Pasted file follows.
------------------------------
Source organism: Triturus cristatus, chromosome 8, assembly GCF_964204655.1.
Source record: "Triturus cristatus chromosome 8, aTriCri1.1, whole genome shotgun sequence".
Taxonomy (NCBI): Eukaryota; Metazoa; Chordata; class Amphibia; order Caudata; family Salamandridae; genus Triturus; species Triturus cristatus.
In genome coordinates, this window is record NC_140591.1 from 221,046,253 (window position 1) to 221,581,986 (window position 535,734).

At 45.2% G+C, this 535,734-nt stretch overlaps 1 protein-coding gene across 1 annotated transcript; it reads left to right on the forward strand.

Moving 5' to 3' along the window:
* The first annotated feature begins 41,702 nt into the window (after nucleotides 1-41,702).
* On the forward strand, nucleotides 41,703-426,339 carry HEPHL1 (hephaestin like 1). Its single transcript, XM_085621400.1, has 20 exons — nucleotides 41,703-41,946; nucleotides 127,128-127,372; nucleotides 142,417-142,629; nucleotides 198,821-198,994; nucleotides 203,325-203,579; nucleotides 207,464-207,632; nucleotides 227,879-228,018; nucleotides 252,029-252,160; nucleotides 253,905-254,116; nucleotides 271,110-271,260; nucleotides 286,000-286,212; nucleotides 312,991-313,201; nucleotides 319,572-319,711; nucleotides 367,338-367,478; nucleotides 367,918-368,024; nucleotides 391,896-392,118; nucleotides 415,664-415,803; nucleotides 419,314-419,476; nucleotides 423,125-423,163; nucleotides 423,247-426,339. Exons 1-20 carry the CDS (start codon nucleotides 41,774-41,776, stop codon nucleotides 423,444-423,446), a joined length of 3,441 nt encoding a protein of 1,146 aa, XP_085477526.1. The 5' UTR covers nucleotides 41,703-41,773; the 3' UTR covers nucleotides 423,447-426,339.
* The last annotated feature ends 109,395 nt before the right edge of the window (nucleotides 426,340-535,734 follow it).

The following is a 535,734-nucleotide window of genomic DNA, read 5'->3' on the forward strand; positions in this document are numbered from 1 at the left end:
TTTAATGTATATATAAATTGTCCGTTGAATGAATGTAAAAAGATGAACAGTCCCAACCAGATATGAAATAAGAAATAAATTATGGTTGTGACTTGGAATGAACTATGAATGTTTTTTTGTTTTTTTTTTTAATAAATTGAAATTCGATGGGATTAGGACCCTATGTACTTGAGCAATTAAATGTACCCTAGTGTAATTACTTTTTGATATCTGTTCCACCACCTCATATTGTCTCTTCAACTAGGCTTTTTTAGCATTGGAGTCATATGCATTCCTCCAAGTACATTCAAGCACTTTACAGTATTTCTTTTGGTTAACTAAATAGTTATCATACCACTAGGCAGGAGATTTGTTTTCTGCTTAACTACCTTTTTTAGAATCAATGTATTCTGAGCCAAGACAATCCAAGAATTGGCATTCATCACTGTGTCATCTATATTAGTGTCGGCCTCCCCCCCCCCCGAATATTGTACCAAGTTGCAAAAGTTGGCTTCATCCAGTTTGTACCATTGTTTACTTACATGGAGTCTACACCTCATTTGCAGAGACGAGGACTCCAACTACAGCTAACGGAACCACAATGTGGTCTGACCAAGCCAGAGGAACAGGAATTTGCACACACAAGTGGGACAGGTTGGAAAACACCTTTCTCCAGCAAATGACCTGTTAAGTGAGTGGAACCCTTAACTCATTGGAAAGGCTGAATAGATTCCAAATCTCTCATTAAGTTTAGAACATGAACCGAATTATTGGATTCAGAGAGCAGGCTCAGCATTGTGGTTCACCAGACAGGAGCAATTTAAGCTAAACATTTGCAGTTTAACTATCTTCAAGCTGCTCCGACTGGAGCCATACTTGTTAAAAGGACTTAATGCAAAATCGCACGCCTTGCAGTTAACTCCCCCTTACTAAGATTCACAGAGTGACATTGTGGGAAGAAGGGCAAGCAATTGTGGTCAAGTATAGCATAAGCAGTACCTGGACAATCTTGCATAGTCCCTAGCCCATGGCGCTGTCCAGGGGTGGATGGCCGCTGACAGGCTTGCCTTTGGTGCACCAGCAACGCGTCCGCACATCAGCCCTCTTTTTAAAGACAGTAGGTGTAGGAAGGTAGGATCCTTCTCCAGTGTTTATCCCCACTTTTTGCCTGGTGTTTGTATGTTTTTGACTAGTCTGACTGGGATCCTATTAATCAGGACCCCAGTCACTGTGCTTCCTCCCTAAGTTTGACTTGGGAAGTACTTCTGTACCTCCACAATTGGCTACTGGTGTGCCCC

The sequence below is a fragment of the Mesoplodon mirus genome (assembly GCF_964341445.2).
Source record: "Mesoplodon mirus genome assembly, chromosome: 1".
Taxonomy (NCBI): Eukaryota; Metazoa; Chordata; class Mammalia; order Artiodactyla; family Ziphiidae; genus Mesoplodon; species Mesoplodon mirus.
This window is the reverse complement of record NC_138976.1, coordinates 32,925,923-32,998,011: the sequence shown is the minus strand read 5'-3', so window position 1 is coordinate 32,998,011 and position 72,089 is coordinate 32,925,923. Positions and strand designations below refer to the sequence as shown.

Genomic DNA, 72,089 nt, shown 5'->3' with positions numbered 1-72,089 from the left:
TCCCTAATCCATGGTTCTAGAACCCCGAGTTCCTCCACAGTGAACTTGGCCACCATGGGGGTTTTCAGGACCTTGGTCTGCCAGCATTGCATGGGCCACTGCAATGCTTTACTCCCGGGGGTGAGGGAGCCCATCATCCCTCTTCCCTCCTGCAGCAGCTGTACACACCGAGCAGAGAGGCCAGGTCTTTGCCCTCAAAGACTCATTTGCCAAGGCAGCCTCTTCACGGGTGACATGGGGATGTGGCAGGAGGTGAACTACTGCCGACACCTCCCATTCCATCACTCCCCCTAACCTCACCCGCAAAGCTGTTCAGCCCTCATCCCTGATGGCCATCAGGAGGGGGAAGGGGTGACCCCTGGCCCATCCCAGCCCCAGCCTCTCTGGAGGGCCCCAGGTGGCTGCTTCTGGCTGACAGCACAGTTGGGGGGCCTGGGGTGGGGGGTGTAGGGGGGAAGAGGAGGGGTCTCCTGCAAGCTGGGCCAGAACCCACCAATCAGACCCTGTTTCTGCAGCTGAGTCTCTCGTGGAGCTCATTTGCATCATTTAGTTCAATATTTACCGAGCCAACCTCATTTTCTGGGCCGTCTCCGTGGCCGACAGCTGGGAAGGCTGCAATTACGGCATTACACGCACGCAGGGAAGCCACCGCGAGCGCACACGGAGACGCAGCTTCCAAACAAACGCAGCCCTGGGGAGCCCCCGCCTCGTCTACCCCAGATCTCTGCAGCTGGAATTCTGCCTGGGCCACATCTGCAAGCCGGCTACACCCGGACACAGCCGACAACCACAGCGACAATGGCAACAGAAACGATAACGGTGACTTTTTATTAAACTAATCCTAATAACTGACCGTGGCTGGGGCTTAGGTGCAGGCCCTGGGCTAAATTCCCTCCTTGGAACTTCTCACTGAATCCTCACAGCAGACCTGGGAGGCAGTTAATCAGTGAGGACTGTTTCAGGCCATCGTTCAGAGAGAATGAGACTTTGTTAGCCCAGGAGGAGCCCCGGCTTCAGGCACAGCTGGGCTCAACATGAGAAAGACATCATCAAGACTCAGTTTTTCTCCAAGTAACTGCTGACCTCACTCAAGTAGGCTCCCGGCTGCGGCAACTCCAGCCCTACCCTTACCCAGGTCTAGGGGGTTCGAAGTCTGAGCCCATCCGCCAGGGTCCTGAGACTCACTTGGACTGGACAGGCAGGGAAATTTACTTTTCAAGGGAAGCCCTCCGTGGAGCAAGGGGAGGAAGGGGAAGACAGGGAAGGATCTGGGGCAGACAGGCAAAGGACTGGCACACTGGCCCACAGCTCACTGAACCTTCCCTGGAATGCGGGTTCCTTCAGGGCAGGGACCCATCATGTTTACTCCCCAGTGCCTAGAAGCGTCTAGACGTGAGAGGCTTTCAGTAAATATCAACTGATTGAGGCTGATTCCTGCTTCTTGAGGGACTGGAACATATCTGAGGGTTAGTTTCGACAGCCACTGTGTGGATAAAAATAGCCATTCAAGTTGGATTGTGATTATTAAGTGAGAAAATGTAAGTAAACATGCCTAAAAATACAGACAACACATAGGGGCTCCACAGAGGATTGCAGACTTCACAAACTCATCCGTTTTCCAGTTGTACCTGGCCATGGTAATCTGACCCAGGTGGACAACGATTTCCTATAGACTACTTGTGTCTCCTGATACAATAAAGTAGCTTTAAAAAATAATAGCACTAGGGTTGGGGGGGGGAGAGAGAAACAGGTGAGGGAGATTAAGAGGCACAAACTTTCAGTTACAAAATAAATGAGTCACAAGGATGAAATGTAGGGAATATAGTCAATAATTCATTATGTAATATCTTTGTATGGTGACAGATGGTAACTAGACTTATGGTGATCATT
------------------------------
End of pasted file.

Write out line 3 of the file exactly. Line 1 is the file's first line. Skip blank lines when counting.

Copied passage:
Taxonomy (NCBI): Eukaryota; Metazoa; Chordata; class Amphibia; order Caudata; family Salamandridae; genus Triturus; species Triturus cristatus.